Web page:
“Race: A (White) Construct”

Taught by Nekeisha Alayna Alexis

Class begins 2/5/2020, ends 2/5/2020

February 5
1:30-2:30 pm at Greencroft Community Center, Jennings Auditorium

“Whatever white people do not know about Negroes reveals, precisely and inexorably, what they do not know about themselves.” ⁠- James Baldwin, 1969. The idea that multiple, distinct, races exist is a way of explaining visual variations between human persons that is biologically false. In that way, we can say that “Race is not true.” Yet, racial categories profoundly impact all of our lives, with the negative effects felt most readily by those identified as Black and other people of color. This means that race is also most certainly “real.” But where did race come from? Who does it serve? Why does it matter? This lecture will explore this often misunderstood and misrepresented history, and its meaning for the present.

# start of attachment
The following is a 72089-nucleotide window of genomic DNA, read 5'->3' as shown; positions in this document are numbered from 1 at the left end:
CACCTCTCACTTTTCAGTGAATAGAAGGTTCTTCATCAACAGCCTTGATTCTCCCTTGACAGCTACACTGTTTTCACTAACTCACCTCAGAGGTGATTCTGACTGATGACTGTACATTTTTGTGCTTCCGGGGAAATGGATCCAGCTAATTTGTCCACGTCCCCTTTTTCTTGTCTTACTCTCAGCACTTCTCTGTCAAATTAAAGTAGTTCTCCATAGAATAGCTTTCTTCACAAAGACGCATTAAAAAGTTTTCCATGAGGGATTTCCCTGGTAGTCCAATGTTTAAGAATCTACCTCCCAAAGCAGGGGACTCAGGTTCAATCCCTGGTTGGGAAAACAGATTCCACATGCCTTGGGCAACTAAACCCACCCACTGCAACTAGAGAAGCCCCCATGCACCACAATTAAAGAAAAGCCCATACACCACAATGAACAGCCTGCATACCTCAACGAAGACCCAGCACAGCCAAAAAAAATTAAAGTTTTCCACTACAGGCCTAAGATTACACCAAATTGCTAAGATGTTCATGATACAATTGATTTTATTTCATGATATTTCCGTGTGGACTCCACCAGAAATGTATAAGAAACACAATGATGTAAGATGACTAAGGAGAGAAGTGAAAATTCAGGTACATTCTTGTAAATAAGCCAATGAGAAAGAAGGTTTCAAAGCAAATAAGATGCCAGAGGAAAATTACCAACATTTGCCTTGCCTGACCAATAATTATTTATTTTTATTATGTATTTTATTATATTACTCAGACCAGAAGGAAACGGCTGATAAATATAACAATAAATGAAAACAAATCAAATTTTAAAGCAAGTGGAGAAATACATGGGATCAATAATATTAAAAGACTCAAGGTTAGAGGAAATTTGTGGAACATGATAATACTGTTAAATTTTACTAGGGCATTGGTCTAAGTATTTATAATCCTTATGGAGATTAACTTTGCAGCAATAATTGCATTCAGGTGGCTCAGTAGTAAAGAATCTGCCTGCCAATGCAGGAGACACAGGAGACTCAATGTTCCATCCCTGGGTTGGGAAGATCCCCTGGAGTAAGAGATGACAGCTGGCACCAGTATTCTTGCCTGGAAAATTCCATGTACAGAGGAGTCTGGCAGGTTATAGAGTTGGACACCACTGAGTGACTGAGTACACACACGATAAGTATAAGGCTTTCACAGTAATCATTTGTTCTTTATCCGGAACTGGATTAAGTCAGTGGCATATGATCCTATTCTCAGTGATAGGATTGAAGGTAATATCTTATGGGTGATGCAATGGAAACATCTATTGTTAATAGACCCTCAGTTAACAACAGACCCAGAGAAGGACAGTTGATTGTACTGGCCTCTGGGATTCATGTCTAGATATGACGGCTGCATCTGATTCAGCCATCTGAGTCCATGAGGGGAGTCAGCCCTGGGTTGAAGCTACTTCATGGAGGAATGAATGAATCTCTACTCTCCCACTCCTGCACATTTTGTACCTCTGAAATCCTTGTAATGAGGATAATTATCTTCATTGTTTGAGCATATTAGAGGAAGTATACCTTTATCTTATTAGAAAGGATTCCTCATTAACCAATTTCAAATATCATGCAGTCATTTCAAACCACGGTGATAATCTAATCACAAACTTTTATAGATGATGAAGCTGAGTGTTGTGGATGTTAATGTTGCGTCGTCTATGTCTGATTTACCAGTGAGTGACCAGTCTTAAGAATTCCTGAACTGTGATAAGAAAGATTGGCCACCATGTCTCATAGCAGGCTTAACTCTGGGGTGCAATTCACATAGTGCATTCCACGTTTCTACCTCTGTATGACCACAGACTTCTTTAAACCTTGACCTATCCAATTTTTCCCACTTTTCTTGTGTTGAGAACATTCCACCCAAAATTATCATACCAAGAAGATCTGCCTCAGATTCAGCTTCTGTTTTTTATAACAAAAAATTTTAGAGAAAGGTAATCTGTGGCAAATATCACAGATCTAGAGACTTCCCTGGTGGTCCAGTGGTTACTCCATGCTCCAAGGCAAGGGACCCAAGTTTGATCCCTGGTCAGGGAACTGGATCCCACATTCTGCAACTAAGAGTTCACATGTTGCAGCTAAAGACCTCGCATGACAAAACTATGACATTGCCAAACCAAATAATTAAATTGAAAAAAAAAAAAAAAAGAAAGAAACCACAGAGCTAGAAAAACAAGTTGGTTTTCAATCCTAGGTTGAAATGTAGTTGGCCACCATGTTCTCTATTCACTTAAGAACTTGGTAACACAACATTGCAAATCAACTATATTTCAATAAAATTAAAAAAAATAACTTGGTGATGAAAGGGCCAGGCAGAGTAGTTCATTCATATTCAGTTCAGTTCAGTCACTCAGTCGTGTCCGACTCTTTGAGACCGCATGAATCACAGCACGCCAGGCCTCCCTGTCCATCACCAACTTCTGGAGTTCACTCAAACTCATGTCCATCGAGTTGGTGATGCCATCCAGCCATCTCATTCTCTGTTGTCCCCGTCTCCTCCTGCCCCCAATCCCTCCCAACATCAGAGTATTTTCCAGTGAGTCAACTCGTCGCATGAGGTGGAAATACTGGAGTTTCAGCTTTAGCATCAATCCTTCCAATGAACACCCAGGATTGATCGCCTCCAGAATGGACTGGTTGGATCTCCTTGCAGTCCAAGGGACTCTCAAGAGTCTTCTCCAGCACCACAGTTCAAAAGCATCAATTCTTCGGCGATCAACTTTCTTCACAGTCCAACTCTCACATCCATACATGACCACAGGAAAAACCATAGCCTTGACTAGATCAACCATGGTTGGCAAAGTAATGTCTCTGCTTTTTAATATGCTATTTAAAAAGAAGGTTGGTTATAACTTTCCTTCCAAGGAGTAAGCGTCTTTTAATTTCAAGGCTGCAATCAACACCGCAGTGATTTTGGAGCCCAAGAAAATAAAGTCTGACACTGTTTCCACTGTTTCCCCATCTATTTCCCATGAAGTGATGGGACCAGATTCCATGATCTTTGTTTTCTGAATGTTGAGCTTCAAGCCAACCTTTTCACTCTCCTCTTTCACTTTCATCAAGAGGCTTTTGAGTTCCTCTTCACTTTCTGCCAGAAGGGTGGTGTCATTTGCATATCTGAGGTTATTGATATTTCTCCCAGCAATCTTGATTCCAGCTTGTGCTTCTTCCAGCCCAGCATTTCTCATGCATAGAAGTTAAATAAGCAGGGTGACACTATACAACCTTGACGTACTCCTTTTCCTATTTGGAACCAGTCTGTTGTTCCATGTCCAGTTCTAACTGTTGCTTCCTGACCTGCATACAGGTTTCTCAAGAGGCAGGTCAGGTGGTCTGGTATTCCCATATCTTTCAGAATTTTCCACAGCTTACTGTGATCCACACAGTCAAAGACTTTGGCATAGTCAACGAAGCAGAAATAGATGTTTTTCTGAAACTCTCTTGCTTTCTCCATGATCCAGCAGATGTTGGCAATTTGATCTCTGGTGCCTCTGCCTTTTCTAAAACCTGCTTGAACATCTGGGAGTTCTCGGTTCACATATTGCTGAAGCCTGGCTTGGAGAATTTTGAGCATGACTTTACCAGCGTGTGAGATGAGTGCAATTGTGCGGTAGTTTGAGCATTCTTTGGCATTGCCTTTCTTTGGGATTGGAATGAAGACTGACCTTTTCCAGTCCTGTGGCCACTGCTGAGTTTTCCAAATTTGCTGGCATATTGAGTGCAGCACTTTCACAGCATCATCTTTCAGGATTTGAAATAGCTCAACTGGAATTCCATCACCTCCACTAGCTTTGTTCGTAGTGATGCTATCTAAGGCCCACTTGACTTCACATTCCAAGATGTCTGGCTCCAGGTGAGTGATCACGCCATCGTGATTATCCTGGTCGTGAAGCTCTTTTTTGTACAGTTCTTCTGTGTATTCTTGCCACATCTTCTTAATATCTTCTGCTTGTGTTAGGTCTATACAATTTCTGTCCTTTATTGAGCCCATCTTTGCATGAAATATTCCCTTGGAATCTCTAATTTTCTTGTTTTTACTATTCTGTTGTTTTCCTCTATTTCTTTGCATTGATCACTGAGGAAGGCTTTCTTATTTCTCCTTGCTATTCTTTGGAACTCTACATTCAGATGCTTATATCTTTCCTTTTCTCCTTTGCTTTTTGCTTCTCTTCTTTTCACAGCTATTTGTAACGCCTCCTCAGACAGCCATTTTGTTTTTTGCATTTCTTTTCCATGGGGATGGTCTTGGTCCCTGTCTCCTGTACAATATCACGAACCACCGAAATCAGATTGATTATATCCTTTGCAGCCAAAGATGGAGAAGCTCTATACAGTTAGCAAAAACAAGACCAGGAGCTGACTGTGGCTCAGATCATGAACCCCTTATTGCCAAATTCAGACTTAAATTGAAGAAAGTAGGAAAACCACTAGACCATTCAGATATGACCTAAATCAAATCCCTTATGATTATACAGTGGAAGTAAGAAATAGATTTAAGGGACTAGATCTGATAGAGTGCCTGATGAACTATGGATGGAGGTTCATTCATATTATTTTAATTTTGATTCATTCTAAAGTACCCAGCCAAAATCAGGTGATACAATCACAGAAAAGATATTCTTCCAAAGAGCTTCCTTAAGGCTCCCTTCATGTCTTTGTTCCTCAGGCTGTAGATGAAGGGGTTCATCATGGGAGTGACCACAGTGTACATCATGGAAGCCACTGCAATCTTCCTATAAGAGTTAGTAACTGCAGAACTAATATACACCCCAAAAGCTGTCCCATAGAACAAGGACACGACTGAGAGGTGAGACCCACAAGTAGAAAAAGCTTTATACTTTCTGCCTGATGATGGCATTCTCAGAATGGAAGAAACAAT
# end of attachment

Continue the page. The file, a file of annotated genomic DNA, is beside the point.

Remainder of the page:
About Nekeisha Alayna Alexis
As Intercultural Competence and Undoing Racism (ICUR) coordinator, Nekeisha Alayna Alexis leads a team of teaching faculty, administrators and students in the ongoing work of undoing racism and building intercultural competence throughout the institution. As an independent scholar, she writes and speaks extensively on topics related to the social construct of race, critical animal studies, and Christian theology and ethics. She is a native of Trinidad, grew up in New York City and calls Elkhart, Indiana, home.